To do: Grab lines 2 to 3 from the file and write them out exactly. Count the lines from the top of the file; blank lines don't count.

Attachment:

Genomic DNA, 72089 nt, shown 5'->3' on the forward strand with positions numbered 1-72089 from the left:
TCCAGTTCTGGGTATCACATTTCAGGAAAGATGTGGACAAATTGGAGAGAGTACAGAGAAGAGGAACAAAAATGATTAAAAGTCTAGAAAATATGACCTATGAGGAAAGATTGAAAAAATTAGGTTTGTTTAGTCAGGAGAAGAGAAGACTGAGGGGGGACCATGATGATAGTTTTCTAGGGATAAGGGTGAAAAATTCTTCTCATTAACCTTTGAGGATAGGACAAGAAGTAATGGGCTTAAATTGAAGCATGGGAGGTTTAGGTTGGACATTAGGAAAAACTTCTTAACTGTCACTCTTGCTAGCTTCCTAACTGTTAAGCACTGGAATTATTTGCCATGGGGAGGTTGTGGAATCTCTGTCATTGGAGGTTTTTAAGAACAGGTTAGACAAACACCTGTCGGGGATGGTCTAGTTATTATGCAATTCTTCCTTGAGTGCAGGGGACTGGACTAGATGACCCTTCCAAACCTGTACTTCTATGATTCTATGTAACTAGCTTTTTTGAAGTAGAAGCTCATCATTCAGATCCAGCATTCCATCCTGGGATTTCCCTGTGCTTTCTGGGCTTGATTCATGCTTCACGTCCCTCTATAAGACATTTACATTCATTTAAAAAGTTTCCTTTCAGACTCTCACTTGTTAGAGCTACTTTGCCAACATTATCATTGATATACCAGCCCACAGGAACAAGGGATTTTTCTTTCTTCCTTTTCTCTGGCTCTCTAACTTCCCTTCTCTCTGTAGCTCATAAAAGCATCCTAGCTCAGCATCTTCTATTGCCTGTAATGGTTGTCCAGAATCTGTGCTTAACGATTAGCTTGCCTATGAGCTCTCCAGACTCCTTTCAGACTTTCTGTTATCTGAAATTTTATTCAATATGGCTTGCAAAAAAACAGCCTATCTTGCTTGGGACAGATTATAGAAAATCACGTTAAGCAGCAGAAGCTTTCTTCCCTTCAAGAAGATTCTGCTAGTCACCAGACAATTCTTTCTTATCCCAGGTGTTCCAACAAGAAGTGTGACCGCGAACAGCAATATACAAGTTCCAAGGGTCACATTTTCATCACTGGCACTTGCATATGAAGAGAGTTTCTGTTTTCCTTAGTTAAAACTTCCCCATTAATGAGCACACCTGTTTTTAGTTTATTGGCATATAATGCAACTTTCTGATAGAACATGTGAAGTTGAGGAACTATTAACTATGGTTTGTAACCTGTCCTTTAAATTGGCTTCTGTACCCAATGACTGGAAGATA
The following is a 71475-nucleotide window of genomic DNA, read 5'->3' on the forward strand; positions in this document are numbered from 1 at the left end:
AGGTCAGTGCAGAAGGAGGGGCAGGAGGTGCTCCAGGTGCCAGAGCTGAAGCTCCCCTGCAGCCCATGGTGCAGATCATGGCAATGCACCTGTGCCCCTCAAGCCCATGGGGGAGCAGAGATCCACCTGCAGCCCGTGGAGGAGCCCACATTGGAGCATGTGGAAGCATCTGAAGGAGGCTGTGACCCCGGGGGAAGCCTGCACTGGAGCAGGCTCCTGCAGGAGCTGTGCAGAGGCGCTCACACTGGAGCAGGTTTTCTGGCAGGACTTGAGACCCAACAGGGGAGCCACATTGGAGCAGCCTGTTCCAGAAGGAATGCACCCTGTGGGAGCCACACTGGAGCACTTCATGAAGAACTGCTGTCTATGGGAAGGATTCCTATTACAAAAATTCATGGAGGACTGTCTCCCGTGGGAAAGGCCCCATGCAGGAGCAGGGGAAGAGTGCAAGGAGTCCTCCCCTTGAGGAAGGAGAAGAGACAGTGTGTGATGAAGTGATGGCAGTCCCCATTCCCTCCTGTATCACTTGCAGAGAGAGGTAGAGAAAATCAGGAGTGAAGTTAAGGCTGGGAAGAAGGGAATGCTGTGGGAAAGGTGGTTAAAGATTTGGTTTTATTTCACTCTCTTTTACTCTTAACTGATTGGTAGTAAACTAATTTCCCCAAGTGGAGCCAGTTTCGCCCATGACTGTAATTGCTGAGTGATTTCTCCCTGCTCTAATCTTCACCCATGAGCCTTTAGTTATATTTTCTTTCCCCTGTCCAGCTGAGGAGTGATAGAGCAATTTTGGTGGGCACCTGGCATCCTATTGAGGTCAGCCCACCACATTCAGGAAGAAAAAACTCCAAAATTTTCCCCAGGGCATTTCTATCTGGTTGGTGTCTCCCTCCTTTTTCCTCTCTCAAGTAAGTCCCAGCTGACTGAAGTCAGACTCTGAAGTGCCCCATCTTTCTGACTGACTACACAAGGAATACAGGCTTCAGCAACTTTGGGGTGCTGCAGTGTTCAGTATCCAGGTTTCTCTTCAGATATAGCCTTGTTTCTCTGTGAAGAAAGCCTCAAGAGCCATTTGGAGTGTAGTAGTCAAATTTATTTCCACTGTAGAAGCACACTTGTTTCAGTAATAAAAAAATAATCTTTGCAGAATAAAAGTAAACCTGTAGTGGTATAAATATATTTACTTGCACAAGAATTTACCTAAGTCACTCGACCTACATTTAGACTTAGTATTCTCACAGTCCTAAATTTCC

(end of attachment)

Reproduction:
TCCAGTTCTGGGTATCACATTTCAGGAAAGATGTGGACAAATTGGAGAGAGTACAGAGAAGAGGAACAAAAATGATTAAAAGTCTAGAAAATATGACCTATGAGGAAAGATTGAAAAAATTAGGTTTGTTTAGTCAGGAGAAGAGAAGACTGAGGGGGGACCATGATGATAGTTTTCTAGGGATAAGGGTGAAAAATTCTTCTCATTAACCTTTGAGGATAGGACAAGAAGTAATGGGCTTAAATTGAAGCATGGGAGGTTTAGGTTGGACATTAGGAAAAACTTCTTAACTGTCACTCTTGCTAGCTTCCTAACTGTTAAGCACTGGAATTATTTGCCATGGGGAGGTTGTGGAATCTCTGTCATTGGAGGTTTTTAAGAACAGGTTAGACAAACACCTGTCGGGGATGGTCTAGTTATTATGCAATTCTTCCTTGAGTGCAGGGGACTGGACTAGATGACCCTTCCAAACCTGTACTTCTATGATTCTATGTAACTAGCTTTTTTGAAGTAGAAGCTCATCATTCAGATCCAGCATTCCATCCTGGGATTTCCCTGTGCTTTCTGGGCTTGATTCATGCTTCACGTCCCTCTATAAGACATTTACATTCATTTAAAAAGTTTCCTTTCAGACTCTCACTTGTTAGAGCTACTTTGCCAACATTATCATTGATATACCAGCCCACAGGAACAAGGGATTTTTCTTTCTTCCTTTTCTCTGGCTCTCTAACTTCCCTTCTCTCTGTAGCTCATAAAAGCATCCTAGCTCAGCATCTTCTATTGCCTGTAATGGTTGTCCAGAATCTGTGCTTAACGATTAGCTTGCCTATGAGCTCTCCAGACTCCTTTCAGACTTTCTGTTATCTGAAATTTTATTCAATATGGCTTGCAAAAAAACAGCCTATCTTGCTTGGGACAGATTATAGAAAATCACGTTAAGCAGCAGAAGCTTTCTTCCCTTCAAGAAGATTCTGCTAGTCACCAGACAATTCTTTCTTATCCCAGGTGTTCCAACAAGAAGTGTGACCGCGAACAGCAATATACAAGTTCCAAGGGTCACATTTTCATCACTGGCACTTGCATATGAAGAGAGTTTCTGTTTTCCTTAGTTAAAACTTCCCCATTAATGAGCACACCTGTTTTTAGTTTATTGGCATATAATGCAACTTTCTGATAGAACATGTGAAGTTGAGGAACTATTAACTATGGTTTGTAACCTGTCCTTTAAATTGGCTTCTGTACCCAATGACTGGAAGATA
The following is a 71475-nucleotide window of genomic DNA, read 5'->3' on the forward strand; positions in this document are numbered from 1 at the left end: